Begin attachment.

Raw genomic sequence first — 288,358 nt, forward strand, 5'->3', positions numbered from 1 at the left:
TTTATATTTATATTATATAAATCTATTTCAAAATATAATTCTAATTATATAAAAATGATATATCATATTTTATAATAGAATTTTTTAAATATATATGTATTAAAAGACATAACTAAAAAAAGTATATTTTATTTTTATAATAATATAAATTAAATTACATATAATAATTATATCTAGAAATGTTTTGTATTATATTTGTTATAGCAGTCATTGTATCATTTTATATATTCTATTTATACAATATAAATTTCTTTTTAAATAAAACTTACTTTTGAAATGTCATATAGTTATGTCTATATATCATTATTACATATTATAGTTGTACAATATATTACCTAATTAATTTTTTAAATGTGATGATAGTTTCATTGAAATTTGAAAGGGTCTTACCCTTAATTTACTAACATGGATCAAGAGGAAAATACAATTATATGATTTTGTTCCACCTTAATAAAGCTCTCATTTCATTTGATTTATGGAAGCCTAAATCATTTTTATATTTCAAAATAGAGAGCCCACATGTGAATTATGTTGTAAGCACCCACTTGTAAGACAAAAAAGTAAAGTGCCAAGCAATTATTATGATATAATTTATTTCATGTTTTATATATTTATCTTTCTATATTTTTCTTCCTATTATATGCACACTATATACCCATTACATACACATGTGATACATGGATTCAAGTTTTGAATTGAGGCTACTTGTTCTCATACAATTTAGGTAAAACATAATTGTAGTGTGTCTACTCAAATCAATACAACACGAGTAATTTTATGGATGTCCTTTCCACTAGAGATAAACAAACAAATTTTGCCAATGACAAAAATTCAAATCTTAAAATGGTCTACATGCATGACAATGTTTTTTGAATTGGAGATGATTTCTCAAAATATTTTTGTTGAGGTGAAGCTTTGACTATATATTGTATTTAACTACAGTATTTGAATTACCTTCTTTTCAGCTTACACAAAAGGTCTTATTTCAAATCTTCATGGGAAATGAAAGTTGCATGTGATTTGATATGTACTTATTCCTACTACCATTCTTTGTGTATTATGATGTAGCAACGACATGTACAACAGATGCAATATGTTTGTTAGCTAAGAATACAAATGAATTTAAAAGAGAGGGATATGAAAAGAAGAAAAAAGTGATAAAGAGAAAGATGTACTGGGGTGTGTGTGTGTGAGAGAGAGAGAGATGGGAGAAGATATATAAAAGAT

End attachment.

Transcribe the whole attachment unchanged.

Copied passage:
Raw genomic sequence first — 288,358 nt, forward strand, 5'->3', positions numbered from 1 at the left:
TTTATATTTATATTATATAAATCTATTTCAAAATATAATTCTAATTATATAAAAATGATATATCATATTTTATAATAGAATTTTTTAAATATATATGTATTAAAAGACATAACTAAAAAAAGTATATTTTATTTTTATAATAATATAAATTAAATTACATATAATAATTATATCTAGAAATGTTTTGTATTATATTTGTTATAGCAGTCATTGTATCATTTTATATATTCTATTTATACAATATAAATTTCTTTTTAAATAAAACTTACTTTTGAAATGTCATATAGTTATGTCTATATATCATTATTACATATTATAGTTGTACAATATATTACCTAATTAATTTTTTAAATGTGATGATAGTTTCATTGAAATTTGAAAGGGTCTTACCCTTAATTTACTAACATGGATCAAGAGGAAAATACAATTATATGATTTTGTTCCACCTTAATAAAGCTCTCATTTCATTTGATTTATGGAAGCCTAAATCATTTTTATATTTCAAAATAGAGAGCCCACATGTGAATTATGTTGTAAGCACCCACTTGTAAGACAAAAAAGTAAAGTGCCAAGCAATTATTATGATATAATTTATTTCATGTTTTATATATTTATCTTTCTATATTTTTCTTCCTATTATATGCACACTATATACCCATTACATACACATGTGATACATGGATTCAAGTTTTGAATTGAGGCTACTTGTTCTCATACAATTTAGGTAAAACATAATTGTAGTGTGTCTACTCAAATCAATACAACACGAGTAATTTTATGGATGTCCTTTCCACTAGAGATAAACAAACAAATTTTGCCAATGACAAAAATTCAAATCTTAAAATGGTCTACATGCATGACAATGTTTTTTGAATTGGAGATGATTTCTCAAAATATTTTTGTTGAGGTGAAGCTTTGACTATATATTGTATTTAACTACAGTATTTGAATTACCTTCTTTTCAGCTTACACAAAAGGTCTTATTTCAAATCTTCATGGGAAATGAAAGTTGCATGTGATTTGATATGTACTTATTCCTACTACCATTCTTTGTGTATTATGATGTAGCAACGACATGTACAACAGATGCAATATGTTTGTTAGCTAAGAATACAAATGAATTTAAAAGAGAGGGATATGAAAAGAAGAAAAAAGTGATAAAGAGAAAGATGTACTGGGGTGTGTGTGTGTGAGAGAGAGAGAGATGGGAGAAGATATATAAAAGAT